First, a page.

Wednesday, May 20, 2015
The full set
Apart from the fact that is has one of my favourite English place names, I remember Othery* in Somerset for this fine preserved Hovis sign. I’ve pointed out Hovis signs before, including the typical protruding one I photographed in Brackley, but it’s a long time since I’ve seen this fuller version, in which the words ‘Golden brown’ are added to the brand name. Hovis† flour was a creation of the 1890s, but the company expanded rapidly after 1928, and by the 1930s these signs were in place on the premises of many bakers who used the flour to make the popular golden brown bread. Hovis supplied tins, with the brand name on them, in which to bake loaves. They dished out these signs. And they even produced maps and guidebooks, aimed at cyclists and marking tea rooms where one could enjoy a slice or three of Hovis bread.
Hovis still exists: I had some of their bread only the other day. The brand is as famous now for its effective advertising§ and promotion as it is for its products. The promotion ranges from the famous 1970s commercials, featuring a boy pushing a delivery bicycle up the achingly picturesque Gold Hill in Shaftesbury to the accompaniment of a brass band playing the slow movement of Dvořák’s New World Symphony,¶ to these golden signs, advertising bread still sold today with graphics dating from an earlier era.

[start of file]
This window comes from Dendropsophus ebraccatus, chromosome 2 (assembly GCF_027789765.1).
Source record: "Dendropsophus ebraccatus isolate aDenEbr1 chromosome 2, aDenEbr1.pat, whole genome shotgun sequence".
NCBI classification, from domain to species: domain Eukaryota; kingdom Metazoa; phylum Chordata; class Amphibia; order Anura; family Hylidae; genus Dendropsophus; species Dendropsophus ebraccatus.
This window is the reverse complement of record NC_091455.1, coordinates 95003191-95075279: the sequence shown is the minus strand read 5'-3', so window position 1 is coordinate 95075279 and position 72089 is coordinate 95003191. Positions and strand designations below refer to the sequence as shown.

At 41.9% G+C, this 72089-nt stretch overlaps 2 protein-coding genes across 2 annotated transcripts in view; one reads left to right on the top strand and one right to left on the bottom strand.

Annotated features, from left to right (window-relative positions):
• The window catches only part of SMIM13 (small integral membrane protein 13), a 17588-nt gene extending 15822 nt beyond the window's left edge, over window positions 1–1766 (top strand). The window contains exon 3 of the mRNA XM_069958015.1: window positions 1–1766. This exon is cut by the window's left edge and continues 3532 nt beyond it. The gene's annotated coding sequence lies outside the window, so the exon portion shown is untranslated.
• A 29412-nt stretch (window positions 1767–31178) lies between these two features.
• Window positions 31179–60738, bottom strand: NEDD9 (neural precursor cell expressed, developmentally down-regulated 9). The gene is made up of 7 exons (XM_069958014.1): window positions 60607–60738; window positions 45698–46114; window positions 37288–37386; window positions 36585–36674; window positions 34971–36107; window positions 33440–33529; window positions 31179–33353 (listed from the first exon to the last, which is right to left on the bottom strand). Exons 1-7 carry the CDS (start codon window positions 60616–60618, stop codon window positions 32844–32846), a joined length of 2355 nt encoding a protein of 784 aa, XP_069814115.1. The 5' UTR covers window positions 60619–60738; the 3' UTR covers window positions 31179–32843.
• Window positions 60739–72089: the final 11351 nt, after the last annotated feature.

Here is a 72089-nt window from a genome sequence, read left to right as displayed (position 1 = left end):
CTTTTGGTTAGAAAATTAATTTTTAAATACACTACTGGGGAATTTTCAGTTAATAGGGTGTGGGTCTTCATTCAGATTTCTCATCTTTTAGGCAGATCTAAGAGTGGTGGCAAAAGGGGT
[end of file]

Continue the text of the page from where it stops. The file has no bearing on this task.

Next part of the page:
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* The Oxford Dictionary of British Place Names says it’s derived from Old English words for ‘other’ and ‘island’, the other or second island. This figures, because Othery is on a kind of extension to a larger island in the wetlands that make up the Somerset Levels.
† Since I seem to have taken an etymological turn, the name is a contraction of the Latin ‘hominis vis’, the strength of man.
§ There’s more about the company and its advertising on the website of the Historic Advertising Trust.
¶ They play this slow movement very quickly, by the way, but it’s still what it is. By linking it to Hovis bread and picturesque English townscape, the commercial has succeeded in linking a piece of music originally associated with Bohemia (aka the Czech Republic, home of the composer) and the USA (where he wrote the symphony), with England. An interesting cultural consequence.
Saturday, May 16, 2015
I always look out for examples of model dwellings (see an earlier post here) built in the Victorian period by enlightened landlords who want to provide decent accommodation for the working classes. In London, many of these were built by the Peabody Trust, which did a huge amount of work to provide improved housing after its foundation in the 1860s. Peabody flats are often built in pale brick and sometimes with access balconies like these, the Coleshill Flats in London SW1, dating from 1871. On the ground floor are shops, and between the pairs of shops are entrances that lead to stairs to the balconies above. Pale brick with a bit of restrained polychromy in the form of narrow red brick bands, plus sash windows, completes the picture as far as the street facade is concerned.